Reply
  6. I’ve had CrashPlan for about 6 months; as a professional photographer for decades, I have hundreds of thousands of images to back up. While I like the features, their approach is flawed. Transfer rates are strongly affected by the number of users uploading at once and slow down dramatically if you have large backups (in my case > 10TB). This is because the program painstakingly compares each new file to the entire backup set, a very slow process. CrashPlan tells me to expect about 10GB transferred at 1Mbps per day! In other words, 10TB will take 1,000 days to upload (a little less if compressed). It doesn’t matter that my upload speeds are around 750Mbps. DropBox does a similar thing when you start up your computer and will slow down all activity until it finally finishes with the startup sync.

    Reply
  7. I’ve got a different question. As photographers, we do have gigantic backups, right? You say you have a 12TB backup, which is honestly not even that much as my vacation/family pictures already take up 2TB.

    So lets say you only have local backups. Somebody breaks into your house and steals your computer and your external HDD.

    Thankfully, you have your cloud backup. So my question is, how are you gonna download it? 12,000GB of data? At 100GB/day it would take 4 months. But I’d probably get nailed for connection abuse long before that.

    So sounds like a non-solution to me.

    Reply
    • Well it might be a problem depending on where you live. My internet connection can download much more than 100GB in a day, and there are no DL limits so it wouldn’t be a huge issue for me.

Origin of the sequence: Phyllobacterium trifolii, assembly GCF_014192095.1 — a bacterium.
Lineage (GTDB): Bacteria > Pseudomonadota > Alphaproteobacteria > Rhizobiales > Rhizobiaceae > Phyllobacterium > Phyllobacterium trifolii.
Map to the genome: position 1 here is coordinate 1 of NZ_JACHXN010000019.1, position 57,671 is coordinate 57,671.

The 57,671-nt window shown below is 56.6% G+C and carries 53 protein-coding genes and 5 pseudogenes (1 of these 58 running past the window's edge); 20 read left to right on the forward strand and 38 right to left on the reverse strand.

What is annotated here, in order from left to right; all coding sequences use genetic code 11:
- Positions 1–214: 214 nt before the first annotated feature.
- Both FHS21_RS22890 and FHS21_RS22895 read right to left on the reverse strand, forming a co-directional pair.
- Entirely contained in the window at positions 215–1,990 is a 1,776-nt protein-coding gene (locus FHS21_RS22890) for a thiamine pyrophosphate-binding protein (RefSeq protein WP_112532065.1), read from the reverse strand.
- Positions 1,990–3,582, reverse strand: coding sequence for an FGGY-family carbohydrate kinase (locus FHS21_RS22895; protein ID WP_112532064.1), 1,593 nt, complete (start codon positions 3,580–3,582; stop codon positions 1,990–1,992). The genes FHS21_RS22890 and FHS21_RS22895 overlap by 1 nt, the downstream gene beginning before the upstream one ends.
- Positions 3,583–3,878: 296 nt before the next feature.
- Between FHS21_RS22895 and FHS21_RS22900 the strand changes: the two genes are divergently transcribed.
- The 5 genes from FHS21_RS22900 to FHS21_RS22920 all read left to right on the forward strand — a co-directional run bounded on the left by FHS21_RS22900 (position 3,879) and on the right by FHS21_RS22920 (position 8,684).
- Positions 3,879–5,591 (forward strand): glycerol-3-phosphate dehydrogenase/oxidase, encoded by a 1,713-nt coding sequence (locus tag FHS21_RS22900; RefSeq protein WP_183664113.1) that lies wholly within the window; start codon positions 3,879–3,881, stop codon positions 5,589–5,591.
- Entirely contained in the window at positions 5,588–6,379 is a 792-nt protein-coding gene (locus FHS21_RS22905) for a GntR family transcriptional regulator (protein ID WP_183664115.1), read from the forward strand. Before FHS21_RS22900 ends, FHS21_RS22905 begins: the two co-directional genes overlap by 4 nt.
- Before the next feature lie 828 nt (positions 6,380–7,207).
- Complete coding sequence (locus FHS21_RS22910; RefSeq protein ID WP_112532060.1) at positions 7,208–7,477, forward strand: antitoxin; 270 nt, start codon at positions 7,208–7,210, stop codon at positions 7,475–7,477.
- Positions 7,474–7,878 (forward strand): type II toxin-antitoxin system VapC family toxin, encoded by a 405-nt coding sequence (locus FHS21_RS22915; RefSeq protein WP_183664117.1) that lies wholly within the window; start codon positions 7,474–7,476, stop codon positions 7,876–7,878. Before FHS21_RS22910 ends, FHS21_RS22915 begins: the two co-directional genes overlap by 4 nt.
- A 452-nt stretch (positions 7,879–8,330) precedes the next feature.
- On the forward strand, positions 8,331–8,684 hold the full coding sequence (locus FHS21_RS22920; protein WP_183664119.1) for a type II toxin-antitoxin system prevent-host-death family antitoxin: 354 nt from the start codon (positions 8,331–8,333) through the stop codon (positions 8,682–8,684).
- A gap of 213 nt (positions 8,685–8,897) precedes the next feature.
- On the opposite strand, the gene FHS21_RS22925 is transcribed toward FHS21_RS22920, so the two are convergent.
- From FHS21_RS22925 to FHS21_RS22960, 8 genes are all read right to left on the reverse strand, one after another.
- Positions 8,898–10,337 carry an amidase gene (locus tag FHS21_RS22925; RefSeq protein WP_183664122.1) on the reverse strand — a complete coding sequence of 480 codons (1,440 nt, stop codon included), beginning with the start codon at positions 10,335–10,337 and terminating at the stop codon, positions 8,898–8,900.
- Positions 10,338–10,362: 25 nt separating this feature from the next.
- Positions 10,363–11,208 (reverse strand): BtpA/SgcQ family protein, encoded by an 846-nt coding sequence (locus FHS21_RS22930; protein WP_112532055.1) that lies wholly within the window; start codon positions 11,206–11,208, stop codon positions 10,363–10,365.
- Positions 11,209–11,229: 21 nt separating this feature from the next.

Regardless, all you would do is download the most important, most recent stuff first. I haven’t needed to access older photos in months or even years, so if it takes me a little while to get them all, not a problem.

      Also, if a client did request a specific image, I can always jump in and just download that one image right away.

      Reply
  8. I have used FOREVER.com for years and it is the best photo storage provider out there! It’s the only one on the market that absolutely guarantees to preserve your memories in the cloud for your lifetime plus 100 years. There’s no limit to the amount of storage you can get, and they don’t mine your data (unlike Google Photos and others). They also offer media conversion services, online editing, and photo printing. Highly recommend!